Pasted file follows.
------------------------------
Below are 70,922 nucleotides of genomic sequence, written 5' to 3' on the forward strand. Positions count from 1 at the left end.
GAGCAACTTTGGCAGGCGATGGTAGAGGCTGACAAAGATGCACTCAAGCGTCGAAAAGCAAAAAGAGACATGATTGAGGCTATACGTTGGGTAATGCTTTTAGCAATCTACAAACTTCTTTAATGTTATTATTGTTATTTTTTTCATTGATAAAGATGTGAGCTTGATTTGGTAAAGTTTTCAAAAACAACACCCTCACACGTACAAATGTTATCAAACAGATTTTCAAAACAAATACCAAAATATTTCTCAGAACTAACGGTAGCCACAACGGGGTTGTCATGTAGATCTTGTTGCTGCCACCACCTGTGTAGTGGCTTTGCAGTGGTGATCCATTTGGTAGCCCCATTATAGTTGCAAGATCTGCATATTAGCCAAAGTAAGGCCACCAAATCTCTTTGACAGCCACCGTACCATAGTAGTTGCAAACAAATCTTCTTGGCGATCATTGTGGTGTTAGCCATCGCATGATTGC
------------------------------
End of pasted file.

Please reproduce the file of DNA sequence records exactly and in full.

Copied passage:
Below are 70,922 nucleotides of genomic sequence, written 5' to 3' on the forward strand. Positions count from 1 at the left end.
GAGCAACTTTGGCAGGCGATGGTAGAGGCTGACAAAGATGCACTCAAGCGTCGAAAAGCAAAAAGAGACATGATTGAGGCTATACGTTGGGTAATGCTTTTAGCAATCTACAAACTTCTTTAATGTTATTATTGTTATTTTTTTCATTGATAAAGATGTGAGCTTGATTTGGTAAAGTTTTCAAAAACAACACCCTCACACGTACAAATGTTATCAAACAGATTTTCAAAACAAATACCAAAATATTTCTCAGAACTAACGGTAGCCACAACGGGGTTGTCATGTAGATCTTGTTGCTGCCACCACCTGTGTAGTGGCTTTGCAGTGGTGATCCATTTGGTAGCCCCATTATAGTTGCAAGATCTGCATATTAGCCAAAGTAAGGCCACCAAATCTCTTTGACAGCCACCGTACCATAGTAGTTGCAAACAAATCTTCTTGGCGATCATTGTGGTGTTAGCCATCGCATGATTGC